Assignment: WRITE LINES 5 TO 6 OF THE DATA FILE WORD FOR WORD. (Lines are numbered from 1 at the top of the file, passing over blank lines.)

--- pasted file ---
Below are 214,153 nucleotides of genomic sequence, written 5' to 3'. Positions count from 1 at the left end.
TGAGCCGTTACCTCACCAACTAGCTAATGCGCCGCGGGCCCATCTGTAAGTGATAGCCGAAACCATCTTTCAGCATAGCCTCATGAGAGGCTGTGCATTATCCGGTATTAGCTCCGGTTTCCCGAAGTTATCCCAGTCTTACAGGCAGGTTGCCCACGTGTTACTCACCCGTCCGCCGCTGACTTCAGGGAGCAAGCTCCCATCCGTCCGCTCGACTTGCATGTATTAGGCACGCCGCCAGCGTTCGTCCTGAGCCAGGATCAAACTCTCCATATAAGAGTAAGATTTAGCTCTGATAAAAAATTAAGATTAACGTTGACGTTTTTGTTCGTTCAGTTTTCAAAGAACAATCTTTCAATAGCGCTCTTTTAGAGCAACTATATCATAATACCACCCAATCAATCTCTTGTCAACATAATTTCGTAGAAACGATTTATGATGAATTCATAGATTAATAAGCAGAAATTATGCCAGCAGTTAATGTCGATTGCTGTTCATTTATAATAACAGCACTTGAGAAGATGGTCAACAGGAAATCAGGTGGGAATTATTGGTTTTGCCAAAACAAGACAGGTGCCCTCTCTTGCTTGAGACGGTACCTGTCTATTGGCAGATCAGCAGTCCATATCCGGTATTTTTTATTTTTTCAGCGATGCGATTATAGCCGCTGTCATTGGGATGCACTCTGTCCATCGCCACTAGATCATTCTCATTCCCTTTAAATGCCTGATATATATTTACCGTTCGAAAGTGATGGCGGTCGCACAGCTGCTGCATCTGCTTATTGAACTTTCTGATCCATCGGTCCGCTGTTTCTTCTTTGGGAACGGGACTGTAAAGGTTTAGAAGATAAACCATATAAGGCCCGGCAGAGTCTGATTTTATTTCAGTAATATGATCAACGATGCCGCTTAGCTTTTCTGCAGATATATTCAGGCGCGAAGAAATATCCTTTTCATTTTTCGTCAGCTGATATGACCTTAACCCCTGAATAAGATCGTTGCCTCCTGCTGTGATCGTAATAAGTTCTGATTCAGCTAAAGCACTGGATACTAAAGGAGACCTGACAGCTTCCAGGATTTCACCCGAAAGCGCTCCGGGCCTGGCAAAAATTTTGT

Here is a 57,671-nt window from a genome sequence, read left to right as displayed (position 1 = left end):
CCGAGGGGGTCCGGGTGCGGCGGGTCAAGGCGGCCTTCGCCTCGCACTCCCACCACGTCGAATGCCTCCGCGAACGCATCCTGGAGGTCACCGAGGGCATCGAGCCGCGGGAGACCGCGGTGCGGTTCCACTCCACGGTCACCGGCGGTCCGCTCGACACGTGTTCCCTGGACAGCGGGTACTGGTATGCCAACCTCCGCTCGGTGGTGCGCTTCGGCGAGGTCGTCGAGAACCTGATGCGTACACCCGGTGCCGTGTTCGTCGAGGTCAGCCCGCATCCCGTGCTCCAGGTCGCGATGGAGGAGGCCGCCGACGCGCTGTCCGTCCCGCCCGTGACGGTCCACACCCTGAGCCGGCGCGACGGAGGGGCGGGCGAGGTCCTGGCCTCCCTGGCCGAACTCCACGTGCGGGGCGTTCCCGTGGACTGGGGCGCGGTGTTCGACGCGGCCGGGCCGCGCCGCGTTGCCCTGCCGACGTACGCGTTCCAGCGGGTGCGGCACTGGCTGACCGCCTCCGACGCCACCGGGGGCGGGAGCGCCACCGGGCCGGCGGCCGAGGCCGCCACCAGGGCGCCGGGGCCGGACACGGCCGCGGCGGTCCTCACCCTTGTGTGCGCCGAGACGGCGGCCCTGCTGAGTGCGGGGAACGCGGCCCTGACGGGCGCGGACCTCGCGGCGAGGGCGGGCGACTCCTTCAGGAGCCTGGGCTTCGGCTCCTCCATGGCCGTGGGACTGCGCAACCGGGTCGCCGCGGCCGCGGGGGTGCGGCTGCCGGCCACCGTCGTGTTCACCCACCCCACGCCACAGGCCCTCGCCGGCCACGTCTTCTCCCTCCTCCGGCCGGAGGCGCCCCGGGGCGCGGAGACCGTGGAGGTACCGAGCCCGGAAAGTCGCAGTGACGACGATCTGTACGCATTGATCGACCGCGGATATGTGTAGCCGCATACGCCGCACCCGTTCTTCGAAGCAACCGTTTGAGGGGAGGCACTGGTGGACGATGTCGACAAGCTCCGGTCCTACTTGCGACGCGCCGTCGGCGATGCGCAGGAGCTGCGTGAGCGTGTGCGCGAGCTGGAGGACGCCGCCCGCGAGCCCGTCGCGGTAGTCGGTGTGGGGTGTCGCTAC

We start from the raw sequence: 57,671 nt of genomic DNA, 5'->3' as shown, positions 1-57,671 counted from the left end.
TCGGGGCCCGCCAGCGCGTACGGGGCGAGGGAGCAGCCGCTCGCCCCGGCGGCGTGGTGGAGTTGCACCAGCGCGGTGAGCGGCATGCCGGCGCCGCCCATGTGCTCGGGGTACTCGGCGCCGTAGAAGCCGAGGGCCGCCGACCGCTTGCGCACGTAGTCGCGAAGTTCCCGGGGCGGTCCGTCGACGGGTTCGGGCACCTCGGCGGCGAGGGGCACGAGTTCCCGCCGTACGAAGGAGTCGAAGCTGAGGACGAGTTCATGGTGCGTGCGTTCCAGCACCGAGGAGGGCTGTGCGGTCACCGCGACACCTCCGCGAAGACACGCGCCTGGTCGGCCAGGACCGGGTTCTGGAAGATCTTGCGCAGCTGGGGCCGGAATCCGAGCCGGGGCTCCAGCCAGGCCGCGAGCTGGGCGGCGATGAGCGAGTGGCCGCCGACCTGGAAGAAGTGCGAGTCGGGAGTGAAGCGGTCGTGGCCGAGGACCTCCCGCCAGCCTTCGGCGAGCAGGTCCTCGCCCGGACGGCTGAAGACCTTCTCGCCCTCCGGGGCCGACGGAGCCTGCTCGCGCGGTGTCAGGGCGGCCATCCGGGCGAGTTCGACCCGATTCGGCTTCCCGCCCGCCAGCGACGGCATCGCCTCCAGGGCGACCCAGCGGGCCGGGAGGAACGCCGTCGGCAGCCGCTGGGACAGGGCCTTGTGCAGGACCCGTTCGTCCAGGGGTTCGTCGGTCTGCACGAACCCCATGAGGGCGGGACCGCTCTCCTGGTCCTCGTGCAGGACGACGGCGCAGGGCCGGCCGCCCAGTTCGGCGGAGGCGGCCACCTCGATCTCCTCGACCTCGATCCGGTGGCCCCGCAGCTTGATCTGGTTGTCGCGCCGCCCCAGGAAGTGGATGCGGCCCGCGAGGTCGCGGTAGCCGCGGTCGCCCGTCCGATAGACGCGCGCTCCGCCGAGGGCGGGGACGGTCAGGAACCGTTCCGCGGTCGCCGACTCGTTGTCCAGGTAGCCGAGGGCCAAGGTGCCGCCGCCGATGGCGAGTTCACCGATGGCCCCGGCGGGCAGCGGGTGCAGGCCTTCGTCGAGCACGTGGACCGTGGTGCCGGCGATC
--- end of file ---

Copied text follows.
We start from the raw sequence: 57,671 nt of genomic DNA, 5'->3' as shown, positions 1-57,671 counted from the left end.
TCGGGGCCCGCCAGCGCGTACGGGGCGAGGGAGCAGCCGCTCGCCCCGGCGGCGTGGTGGAGTTGCACCAGCGCGGTGAGCGGCATGCCGGCGCCGCCCATGTGCTCGGGGTACTCGGCGCCGTAGAAGCCGAGGGCCGCCGACCGCTTGCGCACGTAGTCGCGAAGTTCCCGGGGCGGTCCGTCGACGGGTTCGGGCACCTCGGCGGCGAGGGGCACGAGTTCCCGCCGTACGAAGGAGTCGAAGCTGAGGACGAGTTCATGGTGCGTGCGTTCCAGCACCGAGGAGGGCTGTGCGGTCACCGCGACACCTCCGCGAAGACACGCGCCTGGTCGGCCAGGACCGGGTTCTGGAAGATCTTGCGCAGCTGGGGCCGGAATCCGAGCCGGGGCTCCAGCCAGGCCGCGAGCTGGGCGGCGATGAGCGAGTGGCCGCCGACCTGGAAGAAGTGCGAGTCGGGAGTGAAGCGGTCGTGGCCGAGGACCTCCCGCCAGCCTTCGGCGAGCAGGTCCTCGCCCGGACGGCTGAAGACCTTCTCGCCCTCCGGGGCCGACGGAGCCTGCTCGCGCGGTGTCAGGGCGGCCATCCGGGCGAGTTCGACCCGATTCGGCTTCCCGCCCGCCAGCGACGGCATCGCCTCCAGGGCGACCCAGCGGGCCGGGAGGAACGCCGTCGGCAGCCGCTGGGACAGGGCCTTGTGCAGGACCCGTTCGTCCAGGGGTTCGTCGGTCTGCACGAACCCCATGAGGGCGGGACCGCTCTCCTGGTCCTCGTGCAGGACGACGGCGCAGGGCCGGCCGCCCAGTTCGGCGGAGGCGGCCACCTCGATCTCCTCGACCTCGATCCGGTGGCCCCGCAGCTTGATCTGGTTGTCGCGCCGCCCCAGGAAGTGGATGCGGCCCGCGAGGTCGCGGTAGCCGCGGTCGCCCGTCCGATAGACGCGCGCTCCGCCGAGGGCGGGGACGGTCAGGAACCGTTCCGCGGTCGCCGACTCGTTGTCCAGGTAGCCGAGGGCCAAGGTGCCGCCGCCGATGGCGAGTTCACCGATGGCCCCGGCGGGCAGCGGGTGCAGGCCTTCGTCGAGCACGTGGACCGTGGTGCCGGCGATC